Coupon Rates and Current Yield

Coupon Rates and Current Yield

If you’re considering investing in a bond, one of the factors you need to understand is its yield. But it’s important to know exactly what type of yield you’re looking at.

What exactly is “yield?” The answer depends on how the term is used. In the broadest sense, an investment’s yield is the return you get on the money you’ve invested. However, there are many different ways to calculate yield, particularly with bonds. Considering yield can be a good way to compare investments, as long as you know what yields you’re comparing and why.

Coupon rate

People sometimes confuse a bond’s yield with its coupon rate (the interest rate that’s specified in the bond agreement). A bond’s coupon rate represents the amount of interest you earn annually, expressed as a percentage of its face (par) value. If a $1,000 bond’s coupon rate pays $50 a year in interest, its coupon rate would be 5%.

The coupon rate is typically fixed. Though it does represent what a bond pays, it’s not the best measure of the return you’re getting on that investment.

Current yield

A bond’s current yield represents its annual interest payments as a percentage of the bond’s market value, which may be higher or lower than par. As a bond’s price goes up and down in response to what’s happening in the marketplace, its current yield will vary also. For example, if you bought a $1,000 bond with a 5% coupon rate for $900 on the open market, its current yield would be 5.55% (the $50 annual interest divided by the $900 purchase price). If you bought the same $1,000 bond for $1,200, the current yield would be 4.16% ($50 divided by $1,200).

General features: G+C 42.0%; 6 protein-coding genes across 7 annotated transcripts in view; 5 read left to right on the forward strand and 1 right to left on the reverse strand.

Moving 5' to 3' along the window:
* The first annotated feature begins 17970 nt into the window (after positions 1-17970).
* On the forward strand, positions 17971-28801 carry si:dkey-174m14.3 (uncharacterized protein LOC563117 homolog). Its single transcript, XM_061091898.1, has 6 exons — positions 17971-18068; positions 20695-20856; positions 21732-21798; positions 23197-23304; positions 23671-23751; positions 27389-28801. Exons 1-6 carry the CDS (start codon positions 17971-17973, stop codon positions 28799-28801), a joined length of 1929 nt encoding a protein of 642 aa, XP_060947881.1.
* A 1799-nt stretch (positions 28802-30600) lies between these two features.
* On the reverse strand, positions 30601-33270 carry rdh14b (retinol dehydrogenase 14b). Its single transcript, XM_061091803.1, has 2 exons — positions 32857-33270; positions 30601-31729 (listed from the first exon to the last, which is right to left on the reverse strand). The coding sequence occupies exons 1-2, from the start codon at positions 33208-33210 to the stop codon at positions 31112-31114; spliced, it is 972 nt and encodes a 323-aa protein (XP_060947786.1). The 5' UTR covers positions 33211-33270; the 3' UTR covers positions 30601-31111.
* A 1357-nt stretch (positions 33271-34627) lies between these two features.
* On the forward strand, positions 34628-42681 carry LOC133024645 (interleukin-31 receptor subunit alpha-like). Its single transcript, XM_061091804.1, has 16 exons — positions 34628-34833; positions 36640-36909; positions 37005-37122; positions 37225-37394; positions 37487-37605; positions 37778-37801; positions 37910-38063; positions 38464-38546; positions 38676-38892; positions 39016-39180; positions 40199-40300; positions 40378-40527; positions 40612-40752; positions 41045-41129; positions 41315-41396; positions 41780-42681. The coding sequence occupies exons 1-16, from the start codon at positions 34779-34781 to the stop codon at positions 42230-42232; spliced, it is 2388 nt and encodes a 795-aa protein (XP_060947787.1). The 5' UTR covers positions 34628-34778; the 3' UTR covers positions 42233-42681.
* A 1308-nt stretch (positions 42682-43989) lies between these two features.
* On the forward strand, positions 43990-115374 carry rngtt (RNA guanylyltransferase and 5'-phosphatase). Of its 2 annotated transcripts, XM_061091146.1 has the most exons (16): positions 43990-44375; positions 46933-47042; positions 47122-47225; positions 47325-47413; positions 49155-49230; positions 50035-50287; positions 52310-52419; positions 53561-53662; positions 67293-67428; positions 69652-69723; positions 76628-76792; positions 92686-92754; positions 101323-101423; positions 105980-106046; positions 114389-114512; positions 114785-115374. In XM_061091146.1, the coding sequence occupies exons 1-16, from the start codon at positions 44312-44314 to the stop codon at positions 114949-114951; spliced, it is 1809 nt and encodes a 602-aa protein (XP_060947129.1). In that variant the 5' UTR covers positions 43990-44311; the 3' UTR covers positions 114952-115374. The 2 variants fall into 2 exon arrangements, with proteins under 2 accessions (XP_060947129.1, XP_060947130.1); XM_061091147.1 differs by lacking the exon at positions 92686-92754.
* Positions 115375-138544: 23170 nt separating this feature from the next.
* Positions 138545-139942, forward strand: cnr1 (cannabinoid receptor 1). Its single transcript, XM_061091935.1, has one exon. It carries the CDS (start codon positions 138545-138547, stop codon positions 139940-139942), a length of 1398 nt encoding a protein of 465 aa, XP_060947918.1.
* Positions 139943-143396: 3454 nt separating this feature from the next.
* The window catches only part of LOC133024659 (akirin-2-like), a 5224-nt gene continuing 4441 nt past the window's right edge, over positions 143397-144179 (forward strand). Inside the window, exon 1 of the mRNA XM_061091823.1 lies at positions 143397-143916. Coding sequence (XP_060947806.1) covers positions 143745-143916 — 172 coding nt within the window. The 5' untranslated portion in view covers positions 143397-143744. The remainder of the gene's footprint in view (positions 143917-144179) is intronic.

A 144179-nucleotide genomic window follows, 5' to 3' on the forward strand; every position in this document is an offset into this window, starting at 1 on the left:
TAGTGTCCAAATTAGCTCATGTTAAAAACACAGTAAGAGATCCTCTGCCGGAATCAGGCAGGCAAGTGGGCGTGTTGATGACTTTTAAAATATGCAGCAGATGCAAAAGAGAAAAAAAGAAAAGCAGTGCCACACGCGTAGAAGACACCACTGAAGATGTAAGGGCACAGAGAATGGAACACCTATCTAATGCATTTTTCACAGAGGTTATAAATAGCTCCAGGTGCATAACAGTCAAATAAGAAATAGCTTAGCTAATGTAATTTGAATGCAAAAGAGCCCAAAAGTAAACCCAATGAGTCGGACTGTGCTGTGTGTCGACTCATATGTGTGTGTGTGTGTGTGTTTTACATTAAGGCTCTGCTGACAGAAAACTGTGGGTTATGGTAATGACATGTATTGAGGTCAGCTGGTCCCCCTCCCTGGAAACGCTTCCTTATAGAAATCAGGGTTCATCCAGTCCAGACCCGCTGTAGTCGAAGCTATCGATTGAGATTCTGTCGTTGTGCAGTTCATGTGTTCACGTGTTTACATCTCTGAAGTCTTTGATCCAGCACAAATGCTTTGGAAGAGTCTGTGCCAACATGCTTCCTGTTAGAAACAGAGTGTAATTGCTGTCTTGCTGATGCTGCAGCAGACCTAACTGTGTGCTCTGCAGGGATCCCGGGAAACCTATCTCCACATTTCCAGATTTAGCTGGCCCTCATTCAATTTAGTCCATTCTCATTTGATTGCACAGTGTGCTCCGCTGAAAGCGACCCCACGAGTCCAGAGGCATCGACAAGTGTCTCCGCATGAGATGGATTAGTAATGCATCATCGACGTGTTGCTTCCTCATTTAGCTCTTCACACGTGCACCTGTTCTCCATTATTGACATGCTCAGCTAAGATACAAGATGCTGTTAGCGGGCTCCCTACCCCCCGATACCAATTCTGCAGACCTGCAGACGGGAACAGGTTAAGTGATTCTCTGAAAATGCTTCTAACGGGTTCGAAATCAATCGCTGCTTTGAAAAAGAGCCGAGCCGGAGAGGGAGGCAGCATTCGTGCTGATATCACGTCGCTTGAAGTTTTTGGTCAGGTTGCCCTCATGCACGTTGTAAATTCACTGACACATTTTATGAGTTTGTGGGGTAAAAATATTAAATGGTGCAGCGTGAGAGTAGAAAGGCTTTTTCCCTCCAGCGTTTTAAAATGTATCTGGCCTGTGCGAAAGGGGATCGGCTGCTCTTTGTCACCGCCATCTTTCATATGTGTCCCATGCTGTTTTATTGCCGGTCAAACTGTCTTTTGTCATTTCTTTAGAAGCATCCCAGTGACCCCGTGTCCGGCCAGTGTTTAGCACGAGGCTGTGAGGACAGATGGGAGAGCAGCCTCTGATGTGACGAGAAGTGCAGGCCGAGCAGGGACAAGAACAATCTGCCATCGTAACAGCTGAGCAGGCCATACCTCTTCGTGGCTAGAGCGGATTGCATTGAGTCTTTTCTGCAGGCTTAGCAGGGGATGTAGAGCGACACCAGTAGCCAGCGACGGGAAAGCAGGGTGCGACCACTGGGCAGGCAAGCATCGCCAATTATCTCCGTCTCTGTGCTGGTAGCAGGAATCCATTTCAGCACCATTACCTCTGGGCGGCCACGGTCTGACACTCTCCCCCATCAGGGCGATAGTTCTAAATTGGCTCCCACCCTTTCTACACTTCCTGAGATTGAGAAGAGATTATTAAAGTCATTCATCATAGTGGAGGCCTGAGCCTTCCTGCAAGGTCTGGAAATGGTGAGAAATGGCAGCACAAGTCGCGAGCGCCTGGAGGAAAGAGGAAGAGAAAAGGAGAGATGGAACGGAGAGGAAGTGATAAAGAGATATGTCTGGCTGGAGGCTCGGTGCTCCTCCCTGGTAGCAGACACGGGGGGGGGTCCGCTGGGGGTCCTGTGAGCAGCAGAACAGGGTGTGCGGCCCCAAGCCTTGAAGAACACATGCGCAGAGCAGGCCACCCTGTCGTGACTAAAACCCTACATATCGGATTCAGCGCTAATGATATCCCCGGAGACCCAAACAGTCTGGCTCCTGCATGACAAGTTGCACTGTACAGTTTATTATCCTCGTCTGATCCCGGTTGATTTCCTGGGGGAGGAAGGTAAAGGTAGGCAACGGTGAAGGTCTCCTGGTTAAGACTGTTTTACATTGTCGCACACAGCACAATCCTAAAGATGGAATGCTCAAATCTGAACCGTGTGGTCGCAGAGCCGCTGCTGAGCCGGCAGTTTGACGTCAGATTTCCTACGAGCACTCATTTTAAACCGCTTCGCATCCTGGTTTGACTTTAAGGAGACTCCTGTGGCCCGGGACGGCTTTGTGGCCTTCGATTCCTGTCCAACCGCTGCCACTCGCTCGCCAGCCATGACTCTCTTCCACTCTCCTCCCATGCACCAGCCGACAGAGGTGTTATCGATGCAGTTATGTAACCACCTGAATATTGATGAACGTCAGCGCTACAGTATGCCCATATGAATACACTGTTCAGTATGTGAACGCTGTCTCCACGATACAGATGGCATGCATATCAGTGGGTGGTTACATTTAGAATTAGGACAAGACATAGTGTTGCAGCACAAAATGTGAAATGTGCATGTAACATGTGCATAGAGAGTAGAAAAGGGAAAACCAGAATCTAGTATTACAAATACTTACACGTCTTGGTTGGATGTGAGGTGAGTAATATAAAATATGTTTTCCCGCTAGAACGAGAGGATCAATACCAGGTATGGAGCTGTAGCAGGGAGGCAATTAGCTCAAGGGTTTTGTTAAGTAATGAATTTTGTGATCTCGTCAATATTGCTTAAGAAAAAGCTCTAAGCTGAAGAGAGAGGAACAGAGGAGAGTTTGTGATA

If you buy a bond at par and hold it to maturity, the current yield and the coupon rate would be the same. However, for a bond sold at a premium or a discount to its face value, the yield and the coupon rate are different.

If you are concerned only with the amount of current income a bond can provide each year, then calculating the current yield may give you enough information to decide whether you should purchase that bond. However, if you are interested in a bond’s performance as an investment over a period of years, or you want to compare it to another bond or other income-producing investment, the current yield will not give you enough information. In that case, yield to maturity will be more useful.



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Prepared by Broadridge Investor Communication Solutions, Inc. Copyright 2017.